PLACEPASS BLOG The problem with most travel blogs is that although they might be full of wanderlust-worthy pictures and dreamy destinations, the actual places featured are quite limited or restricted to certain parts of the world. Not so with Placepass Blog. A spinoff of the travel booking site, this blog features every destination you could ever wish to go, and some you’ve never heard of. A must visit for tips and recommendations before embarking on any journey.

THE VERGE Nerd alert! The Verge is a relatively new website that takes a fresh approach to covering technology. From the latest gadgets to everything world wide web related, The Verge is your tech info go-to. Read about Elon Musk’s latest escapades, find out how many people watched the latest Netflix movie and search helpful reviews on the newest hard and software. The Verge is so well designed and the headlines so clickbait-able, even non geeks will find themselves enthralled.

THE STRATEGIST Brought to us by the editors of New York magazine, The Strategist is a handy site that rounds up the best deals, product reviews and gift guides from around the internet. The cool-hunting authors of the site are self-professed obsessives, and every recommendation from salad plates to surf boards is independently selected. Also, their gift guides are extraordinarily and hilariously specific, such as ‘The Best Gifts for Bookworms, That Aren’t Books’ and ‘The Best Gifts for Grateful Dead Fans, According to Deadheads’.

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Fiji’s Premier Air Transport Service For more than 35 years Island Hoppers Fiji have been safely operating in Fiji and have built a wealth of knowledge about Fiji and its stunning 330 Islands. Island Hoppers Fiji offer express transfers from Nadi Airport or Denarau to the Mamanuca Island Resorts, Coral Coast and beyond. Sit in the comfort of our reception lounge and relax with a cold drink before being flown to your resort in style. At Island Hoppers Fiji, we maximize your “Island Time”. No unnecessary delays or over-nighting waiting for other forms of transfers. From scenic flights to the more adrenaline seeking adventure or to get where you need to be in style and without the queues visit for more information


A Novel Mix

Georgie Gordon reads the latest releases and finds things aren’t always what they seem. SWEETNESS AND LIGHT by Liam Pieper This intoxicating story of two lost souls thrown together in India, explores the space between morality and corruption, love and lust, and light and dark. It follows Connor an Australian expat with a brutal past who spends his days running scams on unsuspecting tourists, and Sasha an American in search of spiritual guidance. When one of Connor’s grifts goes wrong, the two end up in an isolated ashram negotiating gangsters, gurus and secret agendas. (Hamish Hamilton) HOUSE ON ENDLESS WATERS by Emuna Elon This is the poignant and at times heartbreaking story of an Israeli author who visits Amsterdam, the city where he was born, and comes across a clue about his mother that triggers a search for his origins. Instructed by his mother to never visit the city that they were forced to flee, Yoel settles there after her death, determined to make sense of the past, no matter how difficult the truth. (Allen & Unwin) YOU ARE NOT ALONE by Greer Hendricks & Sarah Pekkanen This compulsive psychological thriller follows Shay Miller who, with no job, no apartment and no boyfriend needs to drastically change her life. Who better to align herself with than the glamourous Moore sisters, Cassandra and Jane, they seem to have it all and on their own terms. But as Shay is pulled deeper and deeper into their seductive thrall she realises there is a high price to pay for having it all. (Macmillan)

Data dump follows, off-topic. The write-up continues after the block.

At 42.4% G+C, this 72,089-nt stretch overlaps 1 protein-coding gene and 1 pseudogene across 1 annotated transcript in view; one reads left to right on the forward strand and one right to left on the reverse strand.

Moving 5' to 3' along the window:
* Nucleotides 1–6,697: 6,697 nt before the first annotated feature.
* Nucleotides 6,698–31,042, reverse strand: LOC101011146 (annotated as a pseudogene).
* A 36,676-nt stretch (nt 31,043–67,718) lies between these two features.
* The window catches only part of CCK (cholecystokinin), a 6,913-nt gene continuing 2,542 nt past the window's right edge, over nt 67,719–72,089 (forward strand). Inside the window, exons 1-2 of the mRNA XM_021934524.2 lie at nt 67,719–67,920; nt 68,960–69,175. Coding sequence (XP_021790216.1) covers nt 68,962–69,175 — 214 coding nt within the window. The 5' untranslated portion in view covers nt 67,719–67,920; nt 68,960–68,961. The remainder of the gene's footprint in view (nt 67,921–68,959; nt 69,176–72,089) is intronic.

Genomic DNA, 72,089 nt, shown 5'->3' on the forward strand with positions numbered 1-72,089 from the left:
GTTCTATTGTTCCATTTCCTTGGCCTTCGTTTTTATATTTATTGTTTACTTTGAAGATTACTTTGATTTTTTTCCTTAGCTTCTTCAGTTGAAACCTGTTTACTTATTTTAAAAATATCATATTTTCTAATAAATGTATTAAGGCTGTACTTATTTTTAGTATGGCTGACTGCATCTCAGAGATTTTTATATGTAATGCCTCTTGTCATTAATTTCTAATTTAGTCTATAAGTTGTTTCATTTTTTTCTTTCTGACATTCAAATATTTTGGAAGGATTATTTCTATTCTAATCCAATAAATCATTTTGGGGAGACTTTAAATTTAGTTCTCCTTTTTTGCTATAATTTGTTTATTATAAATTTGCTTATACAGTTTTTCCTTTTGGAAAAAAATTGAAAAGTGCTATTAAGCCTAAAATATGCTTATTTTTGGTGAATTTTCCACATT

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GROWN UPS by Marian Keyes Part romance, part laugh out loud comedy, Marian Keyes turns her wit and candour on the Caseys in her latest must-read book. Johnny Casey, his two brothers Ed and Liam, their beautiful wives and all their kids spend a lot of time together – birthday parties, anniversary celebrations, weekends away. And they’re a happy family. Johnny’s wife, Jessie – who has the most money – insists on it. Under the surface, however, things are not quite what they seem. Everything comes to a head when Ed’s wife Cara, gets concussion and can’t keep her thoughts to herself. (Michael Joseph) THE GIRL WITH THE LOUDING VOICE by Abi Dare This is a beautifully written tale about a young women finding her strength and shaping her future in modern day Nigeria. Fourteen year-old Adunni wants an education but instead her father sells her to be the third wife of a local man who is eager for an heir. When Adunni runs away she finds that her only option is to be a servant to a wealthy family. Still she won’t give up her dream of a better life. Adunni and her story will stay with you long after the last page is turned. (Sceptre) RIPTIDES by Kirsten Alexander In this gripping family drama, two siblings are forced to reconcile a past they can’t escape. Beginning in 1974, Abby and Charlie Campbell are on their way to visit their father when they swerve into the path of another car, forcing it into a tree. The pregnant driver is killed instantly. In a decision that will haunt them and effect more lives than they could possibly know, they flee the scene. (Bantam)

Cardo s


Port Denarau Marina Complex, FIJI Phone (+679) 675 0900 || Web:


s s e n l l We

At Home In The Usually a self-proclaimed unrelaxed Tiffany Carroll immerses herself in Fiji’s Six Senses experience and finds her kind of spa, one that’s pampering and peaceful rather than proscriptive. She emerges a relaxed convert.

Aerial view of Six Senses spread over 120 lush acres encompassing an expansive bay.